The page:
4. Have I built my network?

You may be going out on your own in starting a business, but you should be far from alone.  When launching a business, you will need a network of professionals to guide you along the way, potentially including lawyers, bankers, small business consultants, commercial real estate brokers, PR consultants, web designers, social media experts, and more. They can help you determine what is feasible and the progression of necessary steps in order to launch your business.

You will also need the support of family, friends, and co-workers (past and present). Connect with those people early on to let them know what you are planning. Ask for their help. Referrals and new business often come from those closest to you. More often than not, they want to help and can be your strongest ambassadors to spread the word about your new business. Activate them to generate buzz for what’s to come.

5. Have I perfected my elevator pitch?

Throughout the lifecycle of your business, you will hear this question a million times, “What business are you in?” Every time that question is asked, it is an opportunity to sell. Don’t waste that opportunity. Perfect your elevator pitch to describe what you do as succinctly and persuasively as possible. Avoid jargon and corporate speak. Practice on your family and friends to ensure your pitch is as clear and compelling as possible. Hone your pitch until you can repeat it in your sleep.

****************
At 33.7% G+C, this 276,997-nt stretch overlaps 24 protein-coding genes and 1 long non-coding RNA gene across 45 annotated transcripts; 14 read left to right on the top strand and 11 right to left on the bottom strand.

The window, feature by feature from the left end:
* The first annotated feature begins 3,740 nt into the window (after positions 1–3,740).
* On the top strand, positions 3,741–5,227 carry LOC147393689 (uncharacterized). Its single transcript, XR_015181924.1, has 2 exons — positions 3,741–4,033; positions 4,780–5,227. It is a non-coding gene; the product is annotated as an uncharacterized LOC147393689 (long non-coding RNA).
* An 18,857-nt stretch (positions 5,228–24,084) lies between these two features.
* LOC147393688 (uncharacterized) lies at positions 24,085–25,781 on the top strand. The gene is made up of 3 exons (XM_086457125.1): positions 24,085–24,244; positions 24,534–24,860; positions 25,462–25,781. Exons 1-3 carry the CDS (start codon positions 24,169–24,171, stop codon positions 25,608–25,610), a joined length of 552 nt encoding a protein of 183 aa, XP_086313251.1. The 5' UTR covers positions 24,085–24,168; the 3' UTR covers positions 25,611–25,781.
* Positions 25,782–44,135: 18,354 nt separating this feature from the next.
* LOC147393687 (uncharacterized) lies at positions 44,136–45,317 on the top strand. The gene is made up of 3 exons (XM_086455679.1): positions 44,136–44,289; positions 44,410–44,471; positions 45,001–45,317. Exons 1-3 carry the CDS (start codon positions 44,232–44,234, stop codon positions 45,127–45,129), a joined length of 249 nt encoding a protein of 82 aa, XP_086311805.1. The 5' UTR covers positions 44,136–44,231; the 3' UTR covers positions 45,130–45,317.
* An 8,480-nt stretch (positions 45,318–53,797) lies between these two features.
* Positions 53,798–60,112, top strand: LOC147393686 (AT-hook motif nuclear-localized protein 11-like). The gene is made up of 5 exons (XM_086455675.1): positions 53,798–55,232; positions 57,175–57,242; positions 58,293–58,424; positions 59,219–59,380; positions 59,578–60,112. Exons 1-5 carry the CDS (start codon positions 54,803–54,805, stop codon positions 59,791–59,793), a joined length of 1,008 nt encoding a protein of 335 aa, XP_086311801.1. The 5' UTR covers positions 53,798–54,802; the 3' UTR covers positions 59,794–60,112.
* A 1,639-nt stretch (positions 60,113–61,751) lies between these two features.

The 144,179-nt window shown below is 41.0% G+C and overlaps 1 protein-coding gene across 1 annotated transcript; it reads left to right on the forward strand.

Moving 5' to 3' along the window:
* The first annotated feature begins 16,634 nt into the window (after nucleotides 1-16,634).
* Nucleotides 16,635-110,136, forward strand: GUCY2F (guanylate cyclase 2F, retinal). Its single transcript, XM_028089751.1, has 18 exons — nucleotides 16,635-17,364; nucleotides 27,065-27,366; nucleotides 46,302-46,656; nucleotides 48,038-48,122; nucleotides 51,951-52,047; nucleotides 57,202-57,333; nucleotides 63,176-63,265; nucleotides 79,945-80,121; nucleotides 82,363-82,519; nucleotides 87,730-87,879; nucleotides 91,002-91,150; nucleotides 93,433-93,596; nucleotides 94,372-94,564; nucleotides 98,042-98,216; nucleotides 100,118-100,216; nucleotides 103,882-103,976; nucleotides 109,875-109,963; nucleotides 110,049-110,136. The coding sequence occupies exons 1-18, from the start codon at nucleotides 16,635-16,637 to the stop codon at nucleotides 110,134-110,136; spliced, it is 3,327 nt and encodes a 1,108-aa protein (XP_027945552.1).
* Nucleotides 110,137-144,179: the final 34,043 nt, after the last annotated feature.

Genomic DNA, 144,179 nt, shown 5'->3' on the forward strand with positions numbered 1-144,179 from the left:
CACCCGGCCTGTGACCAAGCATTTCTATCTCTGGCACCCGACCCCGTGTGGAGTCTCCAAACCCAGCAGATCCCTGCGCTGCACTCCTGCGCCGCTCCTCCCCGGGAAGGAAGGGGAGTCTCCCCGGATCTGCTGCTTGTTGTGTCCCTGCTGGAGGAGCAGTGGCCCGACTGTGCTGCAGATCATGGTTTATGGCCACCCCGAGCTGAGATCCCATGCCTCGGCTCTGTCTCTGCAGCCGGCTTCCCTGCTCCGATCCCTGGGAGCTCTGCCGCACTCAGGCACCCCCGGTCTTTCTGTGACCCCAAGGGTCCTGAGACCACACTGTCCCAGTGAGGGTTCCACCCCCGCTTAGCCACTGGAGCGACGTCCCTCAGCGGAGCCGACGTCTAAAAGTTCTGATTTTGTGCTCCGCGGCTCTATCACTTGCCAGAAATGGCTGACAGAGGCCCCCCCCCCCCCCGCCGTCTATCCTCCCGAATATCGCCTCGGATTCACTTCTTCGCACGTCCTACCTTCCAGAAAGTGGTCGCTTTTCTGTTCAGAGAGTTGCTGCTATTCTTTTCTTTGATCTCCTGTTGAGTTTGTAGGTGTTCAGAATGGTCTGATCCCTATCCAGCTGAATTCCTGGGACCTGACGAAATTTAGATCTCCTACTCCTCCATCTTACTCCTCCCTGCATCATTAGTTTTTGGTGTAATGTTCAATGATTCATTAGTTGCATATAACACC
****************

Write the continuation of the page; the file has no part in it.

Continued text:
6. What does success look like?

Every business plan should have goals and objectives. In other words, what does success look like? Clearly define that early on. Success can be monetary, such as specific revenue targets. But it can also be defined by impact and people reached, such as with a nonprofit or advocacy endeavor. Be disciplined in keeping yourself on track to meeting those goals. Be prepared to pivot along the way if you are not. Have the courage and wisdom to pull the plug if your business is not meeting its goals. Failure is part of business. If it happens, treat it as a learning experience for launching your next endeavor.

7. What’s the long-term vision?

As all-consuming the launch of a business can seem, don’t take your eyes off your long-term vision, including the inevitable exit plan. Where do you want your business to be in 5, or 10, or 20 years? Do you have aspirational goals to eventually grow the list of products and services offered, or maybe expand into new markets? Include those goals in your planning and continually revisit them to ensure you are on track.

Do you want to sell your business one day? To whom? Do you want to pass it down to your kids? Do they know that? Do they want it? What is the legacy you want to leave behind? Those are all questions business owners should ask themselves right from the start. Think about your new business holistically—its entire lifecycle from beginning to end—and give yourself a roadmap to lasting success.

Prepare yourself to successfully launch your own business with a Self-Designed MBA  from Capella University.